March 14-15, 2020

Mar 9, 2020

Out of an abundance of caution, and a desire to protect the health of all churchgoers, the Archdiocese has recommended that we temporarily make some adjustments in our liturgical practices. We have suspended receiving the Precious Blood from the cup; we are avoiding shaking or holding hands during the sign of peace and the Our Father. Some are choosing to receive communion in the hand to make sure that the minister’s hands do not come into contact with the mouth or the saliva of the person receiving communion, something that can happen surprisingly often! The priest and Eucharistic Ministers are using hand sanitizer before distributing communion. We have also removed the holy water from the baptismal font and the receptacles at the door of the church which many of us use to remind us of our baptism as we enter church.

The temporary suspension of these practices will hopefully keep us a bit safer during this time, but they might also provide us with an opportunity to reflect on what these practices mean to us so that one day when they are returned, we can appreciate them a little more. Their absence might make our heart grow fonder!

The Scriptures today focus on our thirst for living water. The people of Israel grew thirsty as they wandered through the desert. At God’s direction, Moses drew water from a rock. The Samaritan woman came to the well to draw water. Jesus asks her for a drink and invites her to long for the “living water” that he can give. Paul invites us to remember the love of God that has been “poured out” (like water) into our hearts.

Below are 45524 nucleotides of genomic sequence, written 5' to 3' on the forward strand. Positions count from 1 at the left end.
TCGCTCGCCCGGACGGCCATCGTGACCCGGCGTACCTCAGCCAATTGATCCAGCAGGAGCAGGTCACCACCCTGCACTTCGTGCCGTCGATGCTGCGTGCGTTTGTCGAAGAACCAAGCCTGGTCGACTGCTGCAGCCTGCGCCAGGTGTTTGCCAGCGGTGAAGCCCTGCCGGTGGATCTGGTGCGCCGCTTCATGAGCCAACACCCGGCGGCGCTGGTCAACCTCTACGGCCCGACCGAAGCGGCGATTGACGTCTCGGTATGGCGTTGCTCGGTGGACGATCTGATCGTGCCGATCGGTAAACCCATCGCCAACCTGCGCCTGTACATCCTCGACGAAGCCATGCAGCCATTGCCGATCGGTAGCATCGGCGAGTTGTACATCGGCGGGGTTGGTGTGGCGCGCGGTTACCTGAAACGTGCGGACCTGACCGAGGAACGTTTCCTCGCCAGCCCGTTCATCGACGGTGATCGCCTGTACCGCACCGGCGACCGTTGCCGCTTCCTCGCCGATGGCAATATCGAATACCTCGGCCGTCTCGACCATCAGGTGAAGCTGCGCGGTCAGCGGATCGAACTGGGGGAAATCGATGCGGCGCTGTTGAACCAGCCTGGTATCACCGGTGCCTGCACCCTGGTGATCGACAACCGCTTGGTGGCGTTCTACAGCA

Do you long for the time when you can dip your finger again in that blessed water? Are you getting thirsty? Imagine that you are one of those preparing for baptism at the upcoming Easter Vigil. These readings might make you long for all that the baptismal waters offer. Since most of us are already baptized, we use this Lenten season to recommit ourselves, and we anticipate the opportunity to renew our baptismal promises at the Easter masses.

Fr. Jeff